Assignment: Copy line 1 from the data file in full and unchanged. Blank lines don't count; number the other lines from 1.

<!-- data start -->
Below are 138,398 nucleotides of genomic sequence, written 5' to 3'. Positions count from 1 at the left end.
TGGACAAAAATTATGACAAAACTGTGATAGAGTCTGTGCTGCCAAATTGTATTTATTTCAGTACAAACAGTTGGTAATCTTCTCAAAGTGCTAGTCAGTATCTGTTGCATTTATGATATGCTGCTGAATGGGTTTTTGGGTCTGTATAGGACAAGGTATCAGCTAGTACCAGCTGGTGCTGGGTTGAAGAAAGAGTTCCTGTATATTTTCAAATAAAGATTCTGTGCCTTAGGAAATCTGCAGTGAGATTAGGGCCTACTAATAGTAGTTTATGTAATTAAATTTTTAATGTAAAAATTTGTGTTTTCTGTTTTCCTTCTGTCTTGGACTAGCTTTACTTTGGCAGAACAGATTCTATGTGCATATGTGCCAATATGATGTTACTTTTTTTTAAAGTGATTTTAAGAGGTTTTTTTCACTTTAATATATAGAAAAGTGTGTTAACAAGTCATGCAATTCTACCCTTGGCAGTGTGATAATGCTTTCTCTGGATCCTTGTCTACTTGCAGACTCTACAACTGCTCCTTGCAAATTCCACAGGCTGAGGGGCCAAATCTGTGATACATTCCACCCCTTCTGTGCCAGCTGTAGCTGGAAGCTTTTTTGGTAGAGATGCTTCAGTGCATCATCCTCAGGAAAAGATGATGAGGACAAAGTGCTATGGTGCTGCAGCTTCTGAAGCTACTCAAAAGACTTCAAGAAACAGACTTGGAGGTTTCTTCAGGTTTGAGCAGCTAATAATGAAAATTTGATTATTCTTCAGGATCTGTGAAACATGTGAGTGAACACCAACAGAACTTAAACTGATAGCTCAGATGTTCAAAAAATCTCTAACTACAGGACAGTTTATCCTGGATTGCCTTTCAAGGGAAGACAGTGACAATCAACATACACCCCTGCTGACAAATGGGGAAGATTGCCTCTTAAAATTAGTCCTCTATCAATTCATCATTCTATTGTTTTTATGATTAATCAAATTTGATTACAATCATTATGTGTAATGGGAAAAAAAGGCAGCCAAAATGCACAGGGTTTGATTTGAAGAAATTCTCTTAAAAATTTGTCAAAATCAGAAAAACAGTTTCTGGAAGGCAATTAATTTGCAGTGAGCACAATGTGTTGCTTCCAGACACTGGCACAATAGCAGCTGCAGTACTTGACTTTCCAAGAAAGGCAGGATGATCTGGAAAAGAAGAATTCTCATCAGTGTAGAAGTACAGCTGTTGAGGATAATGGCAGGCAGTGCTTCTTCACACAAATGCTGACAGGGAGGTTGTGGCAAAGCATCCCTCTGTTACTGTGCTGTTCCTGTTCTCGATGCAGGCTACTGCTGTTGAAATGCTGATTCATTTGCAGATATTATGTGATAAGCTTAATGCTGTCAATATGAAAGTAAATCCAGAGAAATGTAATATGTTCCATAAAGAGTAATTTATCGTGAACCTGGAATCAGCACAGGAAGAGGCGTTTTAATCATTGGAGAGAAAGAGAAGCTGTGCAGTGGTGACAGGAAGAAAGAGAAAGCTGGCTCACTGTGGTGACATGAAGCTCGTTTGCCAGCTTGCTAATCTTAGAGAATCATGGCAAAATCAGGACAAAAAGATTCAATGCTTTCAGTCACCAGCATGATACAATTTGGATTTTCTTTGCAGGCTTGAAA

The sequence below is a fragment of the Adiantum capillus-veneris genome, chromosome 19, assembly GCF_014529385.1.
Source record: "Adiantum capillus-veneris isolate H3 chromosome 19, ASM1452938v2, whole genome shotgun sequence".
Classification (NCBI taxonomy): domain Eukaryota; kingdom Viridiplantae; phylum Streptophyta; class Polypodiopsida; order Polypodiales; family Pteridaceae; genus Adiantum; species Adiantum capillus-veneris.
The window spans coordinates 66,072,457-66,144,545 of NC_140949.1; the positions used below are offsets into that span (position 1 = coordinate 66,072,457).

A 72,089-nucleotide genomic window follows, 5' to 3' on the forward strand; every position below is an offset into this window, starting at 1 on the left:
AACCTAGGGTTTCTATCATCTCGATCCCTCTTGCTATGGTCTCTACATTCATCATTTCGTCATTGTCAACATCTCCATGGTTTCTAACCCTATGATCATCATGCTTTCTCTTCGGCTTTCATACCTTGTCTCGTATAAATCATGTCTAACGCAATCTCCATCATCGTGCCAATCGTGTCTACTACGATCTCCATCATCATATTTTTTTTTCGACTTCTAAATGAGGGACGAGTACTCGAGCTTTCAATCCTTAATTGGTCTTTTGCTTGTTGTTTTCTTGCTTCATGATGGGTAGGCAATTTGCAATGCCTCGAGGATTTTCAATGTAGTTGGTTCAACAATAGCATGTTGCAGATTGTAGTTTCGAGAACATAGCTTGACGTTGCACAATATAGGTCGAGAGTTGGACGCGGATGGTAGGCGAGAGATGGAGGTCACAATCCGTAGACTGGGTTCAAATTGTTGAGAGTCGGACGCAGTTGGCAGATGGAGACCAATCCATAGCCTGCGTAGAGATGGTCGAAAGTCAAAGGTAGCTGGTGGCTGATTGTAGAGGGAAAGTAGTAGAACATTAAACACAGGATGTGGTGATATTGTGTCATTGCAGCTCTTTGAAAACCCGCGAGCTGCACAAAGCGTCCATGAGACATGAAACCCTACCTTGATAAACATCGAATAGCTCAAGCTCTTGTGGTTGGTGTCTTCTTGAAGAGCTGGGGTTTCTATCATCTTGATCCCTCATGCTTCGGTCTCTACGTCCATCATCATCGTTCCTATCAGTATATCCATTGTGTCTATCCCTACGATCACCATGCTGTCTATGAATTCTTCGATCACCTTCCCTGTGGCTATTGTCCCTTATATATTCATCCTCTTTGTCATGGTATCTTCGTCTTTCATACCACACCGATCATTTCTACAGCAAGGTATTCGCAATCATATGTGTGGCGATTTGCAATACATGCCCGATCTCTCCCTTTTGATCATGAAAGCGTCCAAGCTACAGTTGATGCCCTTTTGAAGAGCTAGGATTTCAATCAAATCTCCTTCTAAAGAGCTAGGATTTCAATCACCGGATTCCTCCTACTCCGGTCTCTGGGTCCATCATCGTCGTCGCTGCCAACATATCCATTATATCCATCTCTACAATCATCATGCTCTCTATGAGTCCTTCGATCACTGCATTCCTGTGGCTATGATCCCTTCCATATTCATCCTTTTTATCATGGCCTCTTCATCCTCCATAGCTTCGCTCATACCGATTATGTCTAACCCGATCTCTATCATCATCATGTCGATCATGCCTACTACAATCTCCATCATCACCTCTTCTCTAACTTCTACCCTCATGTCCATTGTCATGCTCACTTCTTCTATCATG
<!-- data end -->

Below are 138,398 nucleotides of genomic sequence, written 5' to 3'. Positions count from 1 at the left end.